Longitudinal evidence for attenuated local-global deviance detection as a precursor of working memory decline
Hsu, Y.-F., Tu, C.-A., Bekinschtein, T. A., & Hämäläinen, J. A. (2023). Longitudinal evidence for attenuated local-global deviance detection as a precursor of working memory decline. eNeuro, 10(8). https://doi.org/10.1523/ENEURO.0156-23.2023
© Authors 2023
From the perspective of predictive coding, normal aging is accompanied by decreased weighting of sensory inputs and increased reliance on predictions, resulting in the attenuation of prediction errors in older age. Recent EEG research further revealed that the age-related shift from sensorium to predictions is hierarchy-selective, as older brains show little reduction in lower-level but significant suppression in higher-level prediction errors. Moreover, the disrupted propagation of prediction errors from the lower-level to the higher-level seems to be linked to deficient maintenance of information in working memory. However, it is unclear whether the hierarchical predictive processing continues to decline with advancing age as working memory. Here we longitudinally followed a sample of 78 participants from three age groups (including seniors, adults, and adolescents) over three years’ time. Seniors exhibited largely preserved local processing (consisting of comparable MMN, delayed P3a, and comparable RON) but significantly compromised global processing (consisting of suppressed frontocentral negativity and suppressed P3b) in the auditory local-global paradigm. These electrophysiological responses did not change with the passing of time, unlike working memory which deteriorated with advancing age. Correlation analysis further showed that these electrophysiological responses signalling prediction errors are indicative of concurrent working memory. Moreover, there was a correlation between earlier predictive processing and later working memory but not between earlier working memory and later predictive processing. The temporal asymmetry suggested that the hierarchy-selective attenuation of prediction errors is likely a precursor of working memory decline. Significance Statement While predictive coding is postulated as a fundamental principle of brain function, little is known about its developmental trajectory in normal aging. This is in stark contrast with the large body of research on age-related decline in cognition such as working memory, which could be conceptualised as a derivative of the predictive coding mechanism. Here we provided longitudinal evidence that the hierarchy-selective attenuation of prediction errors manifests as a stable feature while working memory deteriorates with advancing age. Correlation analysis further suggested that the attenuation of prediction errors is likely a precursor of working memory decline, rendering it a potential predictor of working memory deterioration before any clinically relevant symptoms would manifest in the aging population. ...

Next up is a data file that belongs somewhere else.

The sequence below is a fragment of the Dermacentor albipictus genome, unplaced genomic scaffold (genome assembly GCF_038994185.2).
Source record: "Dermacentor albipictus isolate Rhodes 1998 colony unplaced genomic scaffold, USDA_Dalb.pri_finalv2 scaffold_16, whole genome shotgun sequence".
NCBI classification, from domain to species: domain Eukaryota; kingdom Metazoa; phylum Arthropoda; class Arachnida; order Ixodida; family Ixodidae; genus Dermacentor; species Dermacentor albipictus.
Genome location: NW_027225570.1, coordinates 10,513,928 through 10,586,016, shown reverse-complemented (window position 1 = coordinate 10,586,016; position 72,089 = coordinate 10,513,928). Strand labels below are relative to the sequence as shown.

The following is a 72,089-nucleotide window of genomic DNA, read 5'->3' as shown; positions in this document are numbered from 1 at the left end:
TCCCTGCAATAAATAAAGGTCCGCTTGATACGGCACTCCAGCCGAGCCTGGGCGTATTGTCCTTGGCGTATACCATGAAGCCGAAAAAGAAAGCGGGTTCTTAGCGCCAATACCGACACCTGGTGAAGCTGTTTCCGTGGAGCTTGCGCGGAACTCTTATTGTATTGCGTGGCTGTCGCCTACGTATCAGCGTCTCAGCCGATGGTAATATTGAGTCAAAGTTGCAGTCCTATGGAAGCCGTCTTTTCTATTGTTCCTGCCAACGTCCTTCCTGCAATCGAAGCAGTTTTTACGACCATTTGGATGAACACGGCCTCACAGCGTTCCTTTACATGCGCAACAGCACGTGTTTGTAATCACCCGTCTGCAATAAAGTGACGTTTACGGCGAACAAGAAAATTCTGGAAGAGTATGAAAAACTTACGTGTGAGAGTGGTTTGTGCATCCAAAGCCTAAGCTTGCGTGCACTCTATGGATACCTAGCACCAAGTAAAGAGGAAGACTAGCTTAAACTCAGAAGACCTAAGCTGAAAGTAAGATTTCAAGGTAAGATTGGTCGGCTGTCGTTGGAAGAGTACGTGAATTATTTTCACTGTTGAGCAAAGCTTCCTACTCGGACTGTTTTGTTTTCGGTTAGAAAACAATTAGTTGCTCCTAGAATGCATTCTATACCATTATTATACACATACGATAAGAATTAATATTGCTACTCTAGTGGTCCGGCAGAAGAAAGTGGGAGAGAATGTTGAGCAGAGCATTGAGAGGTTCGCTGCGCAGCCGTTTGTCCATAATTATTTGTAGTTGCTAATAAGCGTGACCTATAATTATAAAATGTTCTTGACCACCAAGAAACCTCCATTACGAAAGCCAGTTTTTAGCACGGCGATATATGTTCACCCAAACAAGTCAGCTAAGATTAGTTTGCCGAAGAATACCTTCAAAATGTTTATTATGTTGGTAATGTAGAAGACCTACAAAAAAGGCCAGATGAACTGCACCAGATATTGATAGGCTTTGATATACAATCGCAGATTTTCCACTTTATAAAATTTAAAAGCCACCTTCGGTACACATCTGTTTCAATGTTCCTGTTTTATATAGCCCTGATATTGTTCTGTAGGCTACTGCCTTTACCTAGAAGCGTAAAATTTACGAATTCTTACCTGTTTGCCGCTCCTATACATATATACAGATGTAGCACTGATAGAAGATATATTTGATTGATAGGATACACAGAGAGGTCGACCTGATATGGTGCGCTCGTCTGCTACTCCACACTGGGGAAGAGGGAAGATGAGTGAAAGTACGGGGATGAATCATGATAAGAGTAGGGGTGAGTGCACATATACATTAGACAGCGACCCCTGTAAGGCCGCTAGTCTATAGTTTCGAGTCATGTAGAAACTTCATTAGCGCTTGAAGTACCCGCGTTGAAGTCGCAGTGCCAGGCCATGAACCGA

PublisherSociety for Neuroscience
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Additional information about fundingThis work was supported by Taiwan Ministry of Science and Technology (grant number MOST111-2636-H-003-001) to Y-FH.
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